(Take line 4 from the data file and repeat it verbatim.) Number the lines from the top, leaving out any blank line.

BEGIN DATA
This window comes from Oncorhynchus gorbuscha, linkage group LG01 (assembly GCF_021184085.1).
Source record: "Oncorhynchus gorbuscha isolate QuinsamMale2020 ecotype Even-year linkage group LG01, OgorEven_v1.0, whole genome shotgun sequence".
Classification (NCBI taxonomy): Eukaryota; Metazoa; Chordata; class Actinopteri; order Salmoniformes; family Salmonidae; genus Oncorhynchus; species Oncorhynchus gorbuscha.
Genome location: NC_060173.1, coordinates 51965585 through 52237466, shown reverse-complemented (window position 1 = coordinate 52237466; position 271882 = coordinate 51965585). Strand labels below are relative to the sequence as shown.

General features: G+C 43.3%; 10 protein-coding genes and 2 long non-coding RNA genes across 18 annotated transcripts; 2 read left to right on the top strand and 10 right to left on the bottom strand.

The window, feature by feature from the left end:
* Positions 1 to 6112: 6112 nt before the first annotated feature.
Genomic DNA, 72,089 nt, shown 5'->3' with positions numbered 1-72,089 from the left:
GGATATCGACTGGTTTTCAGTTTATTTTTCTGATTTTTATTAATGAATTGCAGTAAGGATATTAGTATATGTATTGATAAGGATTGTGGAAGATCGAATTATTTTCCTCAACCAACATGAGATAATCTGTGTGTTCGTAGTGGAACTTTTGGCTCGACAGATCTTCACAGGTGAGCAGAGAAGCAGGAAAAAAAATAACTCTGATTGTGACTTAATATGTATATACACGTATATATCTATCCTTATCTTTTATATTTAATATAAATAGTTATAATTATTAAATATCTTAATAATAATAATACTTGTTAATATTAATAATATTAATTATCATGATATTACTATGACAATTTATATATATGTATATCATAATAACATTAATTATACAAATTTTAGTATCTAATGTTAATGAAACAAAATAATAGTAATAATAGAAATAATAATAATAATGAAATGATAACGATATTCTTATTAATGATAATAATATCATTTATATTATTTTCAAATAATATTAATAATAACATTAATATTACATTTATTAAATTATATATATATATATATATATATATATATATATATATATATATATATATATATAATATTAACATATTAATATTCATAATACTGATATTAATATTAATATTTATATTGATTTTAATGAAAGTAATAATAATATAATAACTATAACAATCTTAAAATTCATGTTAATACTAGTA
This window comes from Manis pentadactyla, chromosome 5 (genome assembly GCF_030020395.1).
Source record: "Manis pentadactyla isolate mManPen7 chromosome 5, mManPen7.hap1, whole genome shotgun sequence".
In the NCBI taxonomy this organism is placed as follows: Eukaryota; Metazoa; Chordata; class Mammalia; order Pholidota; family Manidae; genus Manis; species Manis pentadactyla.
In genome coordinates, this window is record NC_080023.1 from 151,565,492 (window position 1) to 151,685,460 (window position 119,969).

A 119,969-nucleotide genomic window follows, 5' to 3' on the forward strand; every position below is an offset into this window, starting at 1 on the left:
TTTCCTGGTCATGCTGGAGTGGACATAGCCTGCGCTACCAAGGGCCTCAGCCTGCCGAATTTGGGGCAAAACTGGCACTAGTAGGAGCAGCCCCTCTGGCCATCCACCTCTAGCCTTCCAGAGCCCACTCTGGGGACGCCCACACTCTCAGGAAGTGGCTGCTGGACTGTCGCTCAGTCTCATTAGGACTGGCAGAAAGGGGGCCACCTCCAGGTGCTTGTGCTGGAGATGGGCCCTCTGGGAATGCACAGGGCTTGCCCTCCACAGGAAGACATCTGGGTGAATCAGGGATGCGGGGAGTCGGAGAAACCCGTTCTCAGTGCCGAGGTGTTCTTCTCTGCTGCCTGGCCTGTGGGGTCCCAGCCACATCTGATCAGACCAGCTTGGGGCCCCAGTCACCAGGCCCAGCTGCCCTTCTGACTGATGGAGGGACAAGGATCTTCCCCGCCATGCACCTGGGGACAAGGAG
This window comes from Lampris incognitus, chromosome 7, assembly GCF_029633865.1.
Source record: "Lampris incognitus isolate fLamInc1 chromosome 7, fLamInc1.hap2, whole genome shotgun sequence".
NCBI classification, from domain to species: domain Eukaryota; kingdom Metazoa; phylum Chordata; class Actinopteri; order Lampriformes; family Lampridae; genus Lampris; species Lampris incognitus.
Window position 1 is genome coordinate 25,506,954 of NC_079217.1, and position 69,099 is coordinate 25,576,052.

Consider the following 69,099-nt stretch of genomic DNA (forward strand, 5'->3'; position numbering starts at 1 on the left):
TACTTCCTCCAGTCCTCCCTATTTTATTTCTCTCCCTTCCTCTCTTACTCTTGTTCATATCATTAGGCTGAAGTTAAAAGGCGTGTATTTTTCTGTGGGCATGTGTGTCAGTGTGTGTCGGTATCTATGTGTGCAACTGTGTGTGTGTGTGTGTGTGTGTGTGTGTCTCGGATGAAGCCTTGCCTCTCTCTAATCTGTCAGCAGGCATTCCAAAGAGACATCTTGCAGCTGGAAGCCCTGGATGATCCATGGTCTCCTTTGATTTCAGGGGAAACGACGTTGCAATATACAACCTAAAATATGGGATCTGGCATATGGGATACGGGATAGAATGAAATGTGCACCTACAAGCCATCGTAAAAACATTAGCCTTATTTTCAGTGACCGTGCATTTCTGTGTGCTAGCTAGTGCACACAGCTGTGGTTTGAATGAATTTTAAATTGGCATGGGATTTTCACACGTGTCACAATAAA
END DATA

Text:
Genome location: NC_060173.1, coordinates 51965585 through 52237466, shown reverse-complemented (window position 1 = coordinate 52237466; position 271882 = coordinate 51965585). Strand labels below are relative to the sequence as shown.